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Dear Mitch, 

This probably isn't one of those letters you'll put up on your website, but after reading that question somebody wrote in about father's day and all that, I was kind of curious if you gave your own father some kind of math thing, or if you just got him a regular present like a tie. (Also, I know your hobby is building things out of recycled materials, and I was curious if you do that for gifts too.  I mean do you think people really like homemade stuff that is part cleaned up garbage?  Wouldn't most people rather get something new and clean from a store? 

Just curious, and hope I'm not being too personal, but I always wondered about that.

Yours truly, 

Clive W.

Omaha, NE


Dear Clive W.,

Oh, I very much want to post this letter on my site, and in a moment you'll see why.

As it turns out, I did give my father a gift that is related to math and problem-solving, and it was indeed one that I made out of recycled materials (terms I've come to prefer over 'garbage', the main distinction for me is that the materials were all completely clean, which is important for gift-making, even if the gift you are making is for yourself!) 

I made my Dad something that I have made three or four times in the past for other people (perhaps over a span of ten years or so);  I recall making one for my son, one for a woman with whom I worked for years in a school on the beautiful East End of Long Island, and the final one I recall making before my Dad's was for a neighbor in the Hamptons, as a token of appreciation for insisting I utilize a guest cabin on his property whenever I needed to finish a project that required more focus and fewer distractions than one could ever expect to encounter so conveniently!

I have recently learned that I am not the first to make this item, and they've been around for so long that there's no chance that I invented it, yet I seem to recall making them long before I knew they could actually be purchased. 

Okay, enough preamble; now, the problem-solving aspect to it:

Basically, the thing is a three-dimensional day-by day calendar consisting of three cubes.

Two of the cubes have a single number printed on each of its six sides, and the third cube has a day of the week printed on each of its six sides.

So far, there doesn't seem to be a problem to solve, right?

Using the two number blocks, the recipient, who has usually placed it on his desk or bookshelf, begins his/her day by rotating the blocks so that the day of the month is represented.  For example, on the 21st of the month, the person would turn the block on the left to show a 2 and the second block (the one on the right-hand-side) to show a 1.  Next, of course, the person turns the day-of-the-week cube to show what day it is, such as Monday, Tuesday, or Wednesday, etc.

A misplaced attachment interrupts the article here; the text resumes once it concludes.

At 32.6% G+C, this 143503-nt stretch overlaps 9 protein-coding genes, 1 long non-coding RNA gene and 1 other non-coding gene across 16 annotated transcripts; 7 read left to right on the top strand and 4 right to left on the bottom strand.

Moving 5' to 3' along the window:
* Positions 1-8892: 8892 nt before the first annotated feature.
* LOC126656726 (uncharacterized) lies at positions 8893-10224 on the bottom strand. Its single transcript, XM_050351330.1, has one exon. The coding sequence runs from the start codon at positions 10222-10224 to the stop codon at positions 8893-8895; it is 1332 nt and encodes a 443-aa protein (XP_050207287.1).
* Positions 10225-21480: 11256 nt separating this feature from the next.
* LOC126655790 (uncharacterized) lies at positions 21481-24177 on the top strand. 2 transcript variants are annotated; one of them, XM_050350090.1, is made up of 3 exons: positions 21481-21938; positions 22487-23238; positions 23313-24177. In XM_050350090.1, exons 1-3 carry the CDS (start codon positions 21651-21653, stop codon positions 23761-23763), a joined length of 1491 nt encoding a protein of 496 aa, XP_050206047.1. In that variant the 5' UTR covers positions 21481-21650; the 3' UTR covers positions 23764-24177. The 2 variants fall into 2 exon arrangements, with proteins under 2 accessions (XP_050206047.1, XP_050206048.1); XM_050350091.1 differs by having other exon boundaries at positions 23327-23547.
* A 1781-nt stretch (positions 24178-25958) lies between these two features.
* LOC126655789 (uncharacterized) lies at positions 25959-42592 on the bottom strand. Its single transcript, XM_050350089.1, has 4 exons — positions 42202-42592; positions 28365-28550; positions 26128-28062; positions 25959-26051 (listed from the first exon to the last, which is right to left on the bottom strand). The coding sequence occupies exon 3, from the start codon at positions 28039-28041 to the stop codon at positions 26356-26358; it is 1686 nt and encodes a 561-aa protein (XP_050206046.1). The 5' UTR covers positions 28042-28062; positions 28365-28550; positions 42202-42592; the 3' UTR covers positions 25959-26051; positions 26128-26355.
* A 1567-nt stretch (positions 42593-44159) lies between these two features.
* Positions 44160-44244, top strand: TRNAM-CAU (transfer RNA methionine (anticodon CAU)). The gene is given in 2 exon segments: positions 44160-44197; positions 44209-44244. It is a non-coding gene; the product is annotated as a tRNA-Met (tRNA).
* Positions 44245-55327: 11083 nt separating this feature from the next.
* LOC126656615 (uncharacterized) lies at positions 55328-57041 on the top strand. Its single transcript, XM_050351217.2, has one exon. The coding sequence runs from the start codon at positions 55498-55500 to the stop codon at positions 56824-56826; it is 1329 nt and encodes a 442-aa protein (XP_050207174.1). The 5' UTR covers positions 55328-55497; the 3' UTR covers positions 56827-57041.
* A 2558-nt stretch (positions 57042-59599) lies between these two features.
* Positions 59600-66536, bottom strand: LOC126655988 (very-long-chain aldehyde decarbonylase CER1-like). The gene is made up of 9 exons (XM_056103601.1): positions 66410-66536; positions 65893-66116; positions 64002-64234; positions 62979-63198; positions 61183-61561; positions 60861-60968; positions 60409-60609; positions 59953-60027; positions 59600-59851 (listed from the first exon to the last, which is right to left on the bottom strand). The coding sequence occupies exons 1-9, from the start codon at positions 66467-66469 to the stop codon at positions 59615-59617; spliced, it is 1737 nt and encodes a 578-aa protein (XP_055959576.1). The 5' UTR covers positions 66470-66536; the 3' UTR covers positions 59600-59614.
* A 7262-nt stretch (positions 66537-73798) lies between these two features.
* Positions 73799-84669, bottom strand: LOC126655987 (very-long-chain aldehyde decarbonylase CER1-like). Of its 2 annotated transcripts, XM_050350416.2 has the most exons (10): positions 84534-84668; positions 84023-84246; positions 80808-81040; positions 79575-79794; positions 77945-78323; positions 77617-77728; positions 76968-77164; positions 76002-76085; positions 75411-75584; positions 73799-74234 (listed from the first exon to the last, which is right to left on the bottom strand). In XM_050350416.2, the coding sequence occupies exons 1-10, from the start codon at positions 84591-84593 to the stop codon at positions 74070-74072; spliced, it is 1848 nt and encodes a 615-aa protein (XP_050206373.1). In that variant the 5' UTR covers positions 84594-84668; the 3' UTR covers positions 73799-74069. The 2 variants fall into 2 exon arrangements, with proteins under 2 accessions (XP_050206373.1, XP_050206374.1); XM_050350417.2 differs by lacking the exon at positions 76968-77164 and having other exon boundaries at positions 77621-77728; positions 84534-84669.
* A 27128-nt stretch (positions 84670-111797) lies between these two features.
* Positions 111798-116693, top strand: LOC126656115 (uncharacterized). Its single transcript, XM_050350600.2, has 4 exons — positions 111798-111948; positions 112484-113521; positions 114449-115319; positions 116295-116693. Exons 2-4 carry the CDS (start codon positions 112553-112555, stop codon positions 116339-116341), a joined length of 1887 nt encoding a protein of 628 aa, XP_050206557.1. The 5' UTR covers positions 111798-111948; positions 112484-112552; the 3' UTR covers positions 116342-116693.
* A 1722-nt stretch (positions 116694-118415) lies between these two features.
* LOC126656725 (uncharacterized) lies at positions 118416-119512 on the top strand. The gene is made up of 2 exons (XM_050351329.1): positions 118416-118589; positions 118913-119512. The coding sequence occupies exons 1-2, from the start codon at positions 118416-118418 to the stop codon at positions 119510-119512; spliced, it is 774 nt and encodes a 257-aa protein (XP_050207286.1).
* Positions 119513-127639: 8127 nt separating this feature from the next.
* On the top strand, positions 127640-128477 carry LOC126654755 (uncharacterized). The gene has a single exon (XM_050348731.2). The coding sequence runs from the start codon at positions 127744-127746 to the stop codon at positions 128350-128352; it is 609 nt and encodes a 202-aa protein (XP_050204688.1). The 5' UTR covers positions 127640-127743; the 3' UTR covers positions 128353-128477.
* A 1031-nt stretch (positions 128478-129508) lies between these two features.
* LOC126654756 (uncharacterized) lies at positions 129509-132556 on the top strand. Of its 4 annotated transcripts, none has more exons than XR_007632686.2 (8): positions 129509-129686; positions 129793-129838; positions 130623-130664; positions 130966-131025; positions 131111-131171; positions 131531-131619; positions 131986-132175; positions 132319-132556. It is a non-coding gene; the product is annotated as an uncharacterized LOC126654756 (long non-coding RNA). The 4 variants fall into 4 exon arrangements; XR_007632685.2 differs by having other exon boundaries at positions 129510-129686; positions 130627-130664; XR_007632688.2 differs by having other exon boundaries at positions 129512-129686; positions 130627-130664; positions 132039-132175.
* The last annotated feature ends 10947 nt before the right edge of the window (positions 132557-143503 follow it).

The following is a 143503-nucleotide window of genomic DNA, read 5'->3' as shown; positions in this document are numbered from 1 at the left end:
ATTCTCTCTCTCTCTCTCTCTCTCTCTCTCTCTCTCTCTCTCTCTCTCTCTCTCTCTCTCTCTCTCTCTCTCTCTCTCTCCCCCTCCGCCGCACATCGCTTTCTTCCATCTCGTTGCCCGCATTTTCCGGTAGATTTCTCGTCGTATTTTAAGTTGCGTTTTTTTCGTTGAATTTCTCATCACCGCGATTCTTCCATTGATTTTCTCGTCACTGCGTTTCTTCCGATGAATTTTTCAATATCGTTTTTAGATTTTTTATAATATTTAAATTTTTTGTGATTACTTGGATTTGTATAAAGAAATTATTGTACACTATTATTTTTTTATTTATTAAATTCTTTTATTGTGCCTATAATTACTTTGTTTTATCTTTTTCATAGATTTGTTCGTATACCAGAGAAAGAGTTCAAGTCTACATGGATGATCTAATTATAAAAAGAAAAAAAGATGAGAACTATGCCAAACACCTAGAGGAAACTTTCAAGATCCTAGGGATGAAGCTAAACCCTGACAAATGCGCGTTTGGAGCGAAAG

The first question that most people ask after having a moment to ponder the three cubes is this: Since a cube only has six sides, and there is only one number printed on each side, and our number system uses ten digits, how can all two-digit numbers be created?

Most people respond to their own question within seconds, saying, "of course, it's obvious, since the greatest number of days any month has is thirty-one, you only need three digits on one of the blocks – 1, 2, and 3.  And that sounds pretty good, but after fiddling with the blocks for another moment they realize there is more to the story. 


Because: First, you need two 1's to form the 11th of each month, you need two 2's to form the 22nd of each month, and since both blocks are to be used even when the date is only a single digit, you need a zero printed on each block to be able to create 01, 02, 03, 04, 05, 06, 07, 08, and 09.  Otherwise, with only a single zero on one cube, you would need a 1, a 2, a 3, a 4, a 5, a 6, a 7, an 8, and a 9 on the other cube, which of course would require that cube to have more than six sides. 

So... between the 12 sides of the two cubes, you need this collection: 1, 1, 2, 2, 3, 0, 0, 4, 5, 6, 7. 8, and 9. (Don't forget about the 14th of the month, the 15th, 16th, 17th, 18th, 19th, 22nd, and the11th.  

And that's the problem:  you need 13 sides to do it, yet the two cubes only provide 12 sides...

How can this quandary be resolved?

Stay tuned....

Because if you haven't figured it out by tomorrow (or the following day), I will reveal the simple solution.

And as to the seven days of the week being printed on a six sided cube, well, that's too silly to waste any more of your time now.  That too I will reveal with the answer to the digit question above.  I'll also tell you a quick way to make this fun gift; either people really seem to like it or they are very effective at saying whatever is necessary to avoid hurting my feelings.  And that, I would guess is about a 50-50 chance.  In any case, the blocks seem to be on people's desks much longer than I would ever predict!

Until Next Time,